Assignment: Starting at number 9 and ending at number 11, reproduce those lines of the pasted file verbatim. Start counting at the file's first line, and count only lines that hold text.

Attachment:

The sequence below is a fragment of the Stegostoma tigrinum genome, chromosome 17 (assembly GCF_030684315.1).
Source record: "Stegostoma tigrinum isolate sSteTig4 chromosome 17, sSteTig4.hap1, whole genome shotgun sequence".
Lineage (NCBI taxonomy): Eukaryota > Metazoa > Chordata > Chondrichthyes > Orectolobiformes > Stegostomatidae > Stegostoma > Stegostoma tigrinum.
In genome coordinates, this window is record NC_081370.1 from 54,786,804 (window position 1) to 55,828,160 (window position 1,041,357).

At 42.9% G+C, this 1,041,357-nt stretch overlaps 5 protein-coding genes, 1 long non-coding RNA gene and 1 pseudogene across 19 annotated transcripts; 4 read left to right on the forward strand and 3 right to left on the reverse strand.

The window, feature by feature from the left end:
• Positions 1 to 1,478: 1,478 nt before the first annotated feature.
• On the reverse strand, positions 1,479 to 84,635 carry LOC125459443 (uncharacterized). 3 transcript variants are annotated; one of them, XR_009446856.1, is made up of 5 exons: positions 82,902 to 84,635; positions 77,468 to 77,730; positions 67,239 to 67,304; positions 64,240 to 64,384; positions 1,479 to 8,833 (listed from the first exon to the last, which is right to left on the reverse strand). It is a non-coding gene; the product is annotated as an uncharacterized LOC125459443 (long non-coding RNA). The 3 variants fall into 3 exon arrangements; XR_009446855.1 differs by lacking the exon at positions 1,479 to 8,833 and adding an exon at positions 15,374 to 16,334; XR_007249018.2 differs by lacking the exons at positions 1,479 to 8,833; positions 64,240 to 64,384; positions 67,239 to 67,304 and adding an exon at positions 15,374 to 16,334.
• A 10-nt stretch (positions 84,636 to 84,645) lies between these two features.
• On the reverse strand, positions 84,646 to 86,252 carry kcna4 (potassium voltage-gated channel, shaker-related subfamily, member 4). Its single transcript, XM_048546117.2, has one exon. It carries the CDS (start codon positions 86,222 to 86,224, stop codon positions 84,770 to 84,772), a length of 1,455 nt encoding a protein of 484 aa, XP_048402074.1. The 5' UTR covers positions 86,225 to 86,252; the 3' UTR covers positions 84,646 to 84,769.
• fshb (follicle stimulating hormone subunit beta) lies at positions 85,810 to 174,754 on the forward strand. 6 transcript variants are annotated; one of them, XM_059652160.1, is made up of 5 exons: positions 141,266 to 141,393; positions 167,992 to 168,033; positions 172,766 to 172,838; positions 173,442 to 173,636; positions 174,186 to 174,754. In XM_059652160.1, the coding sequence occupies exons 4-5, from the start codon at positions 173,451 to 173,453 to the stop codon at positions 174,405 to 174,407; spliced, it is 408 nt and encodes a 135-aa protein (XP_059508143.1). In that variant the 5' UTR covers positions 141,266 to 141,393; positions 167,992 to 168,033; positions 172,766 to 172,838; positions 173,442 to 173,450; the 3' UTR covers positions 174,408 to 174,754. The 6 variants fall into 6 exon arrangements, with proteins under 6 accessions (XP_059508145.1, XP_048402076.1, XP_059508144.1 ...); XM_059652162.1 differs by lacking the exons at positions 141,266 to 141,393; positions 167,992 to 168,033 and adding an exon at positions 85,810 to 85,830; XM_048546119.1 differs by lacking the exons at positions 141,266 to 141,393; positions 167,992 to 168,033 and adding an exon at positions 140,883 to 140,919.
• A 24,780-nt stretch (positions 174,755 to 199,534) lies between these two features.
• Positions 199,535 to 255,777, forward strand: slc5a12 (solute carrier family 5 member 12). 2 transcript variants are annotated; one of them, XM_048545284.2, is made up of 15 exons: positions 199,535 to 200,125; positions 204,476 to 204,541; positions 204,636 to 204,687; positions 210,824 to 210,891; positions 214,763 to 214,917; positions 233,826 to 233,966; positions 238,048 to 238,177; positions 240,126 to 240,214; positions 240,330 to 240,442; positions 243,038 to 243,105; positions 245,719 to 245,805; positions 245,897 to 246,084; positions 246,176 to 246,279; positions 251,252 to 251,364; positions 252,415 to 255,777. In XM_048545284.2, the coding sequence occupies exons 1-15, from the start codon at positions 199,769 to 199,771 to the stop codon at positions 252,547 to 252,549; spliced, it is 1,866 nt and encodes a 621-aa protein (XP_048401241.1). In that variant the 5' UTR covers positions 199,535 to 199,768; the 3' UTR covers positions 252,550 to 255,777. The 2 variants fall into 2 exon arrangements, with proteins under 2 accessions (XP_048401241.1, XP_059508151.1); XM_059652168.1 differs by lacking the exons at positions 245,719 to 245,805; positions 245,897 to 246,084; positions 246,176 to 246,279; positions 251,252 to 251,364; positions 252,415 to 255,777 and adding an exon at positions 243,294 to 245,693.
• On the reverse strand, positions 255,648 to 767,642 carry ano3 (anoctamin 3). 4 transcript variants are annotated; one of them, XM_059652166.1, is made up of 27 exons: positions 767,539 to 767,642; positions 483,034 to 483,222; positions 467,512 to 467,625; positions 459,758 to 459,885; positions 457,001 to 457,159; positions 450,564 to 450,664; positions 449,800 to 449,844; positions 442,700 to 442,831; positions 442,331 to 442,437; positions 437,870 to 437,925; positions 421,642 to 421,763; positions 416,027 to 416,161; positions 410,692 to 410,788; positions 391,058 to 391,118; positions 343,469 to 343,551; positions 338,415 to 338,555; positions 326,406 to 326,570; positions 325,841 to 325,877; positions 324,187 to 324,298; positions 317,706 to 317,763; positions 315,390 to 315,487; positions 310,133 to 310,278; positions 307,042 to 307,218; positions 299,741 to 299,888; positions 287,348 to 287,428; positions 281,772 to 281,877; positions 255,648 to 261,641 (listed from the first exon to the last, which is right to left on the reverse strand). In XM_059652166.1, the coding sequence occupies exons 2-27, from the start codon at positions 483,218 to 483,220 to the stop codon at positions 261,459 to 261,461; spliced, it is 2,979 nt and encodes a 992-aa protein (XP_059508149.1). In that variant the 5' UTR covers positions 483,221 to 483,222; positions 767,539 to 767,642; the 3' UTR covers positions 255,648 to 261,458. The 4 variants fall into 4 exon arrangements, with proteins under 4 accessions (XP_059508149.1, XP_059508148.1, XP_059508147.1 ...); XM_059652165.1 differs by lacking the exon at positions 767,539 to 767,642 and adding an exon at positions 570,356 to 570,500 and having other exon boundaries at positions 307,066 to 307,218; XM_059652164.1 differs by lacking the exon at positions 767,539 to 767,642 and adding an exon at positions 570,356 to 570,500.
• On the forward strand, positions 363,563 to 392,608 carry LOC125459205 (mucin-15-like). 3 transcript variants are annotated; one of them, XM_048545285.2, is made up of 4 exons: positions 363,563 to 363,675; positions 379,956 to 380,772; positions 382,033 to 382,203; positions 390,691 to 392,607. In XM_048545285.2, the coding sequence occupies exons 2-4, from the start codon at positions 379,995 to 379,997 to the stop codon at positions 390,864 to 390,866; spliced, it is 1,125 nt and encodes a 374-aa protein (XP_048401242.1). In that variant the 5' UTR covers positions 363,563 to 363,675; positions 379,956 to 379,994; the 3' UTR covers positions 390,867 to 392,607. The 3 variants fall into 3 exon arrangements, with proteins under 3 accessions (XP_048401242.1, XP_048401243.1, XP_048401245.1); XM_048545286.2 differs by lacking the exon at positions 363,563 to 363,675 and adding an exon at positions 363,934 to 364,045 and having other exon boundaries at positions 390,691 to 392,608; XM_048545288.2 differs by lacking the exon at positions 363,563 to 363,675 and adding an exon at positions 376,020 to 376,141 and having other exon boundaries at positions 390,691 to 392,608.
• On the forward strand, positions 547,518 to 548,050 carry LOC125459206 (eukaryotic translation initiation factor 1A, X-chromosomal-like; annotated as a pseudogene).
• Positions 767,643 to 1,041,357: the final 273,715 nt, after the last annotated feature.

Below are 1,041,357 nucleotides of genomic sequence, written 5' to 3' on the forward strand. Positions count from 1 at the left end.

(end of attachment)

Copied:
• A 10-nt stretch (positions 84,636 to 84,645) lies between these two features.
• On the reverse strand, positions 84,646 to 86,252 carry kcna4 (potassium voltage-gated channel, shaker-related subfamily, member 4). Its single transcript, XM_048546117.2, has one exon. It carries the CDS (start codon positions 86,222 to 86,224, stop codon positions 84,770 to 84,772), a length of 1,455 nt encoding a protein of 484 aa, XP_048402074.1. The 5' UTR covers positions 86,225 to 86,252; the 3' UTR covers positions 84,646 to 84,769.
• fshb (follicle stimulating hormone subunit beta) lies at positions 85,810 to 174,754 on the forward strand. 6 transcript variants are annotated; one of them, XM_059652160.1, is made up of 5 exons: positions 141,266 to 141,393; positions 167,992 to 168,033; positions 172,766 to 172,838; positions 173,442 to 173,636; positions 174,186 to 174,754. In XM_059652160.1, the coding sequence occupies exons 4-5, from the start codon at positions 173,451 to 173,453 to the stop codon at positions 174,405 to 174,407; spliced, it is 408 nt and encodes a 135-aa protein (XP_059508143.1). In that variant the 5' UTR covers positions 141,266 to 141,393; positions 167,992 to 168,033; positions 172,766 to 172,838; positions 173,442 to 173,450; the 3' UTR covers positions 174,408 to 174,754. The 6 variants fall into 6 exon arrangements, with proteins under 6 accessions (XP_059508145.1, XP_048402076.1, XP_059508144.1 ...); XM_059652162.1 differs by lacking the exons at positions 141,266 to 141,393; positions 167,992 to 168,033 and adding an exon at positions 85,810 to 85,830; XM_048546119.1 differs by lacking the exons at positions 141,266 to 141,393; positions 167,992 to 168,033 and adding an exon at positions 140,883 to 140,919.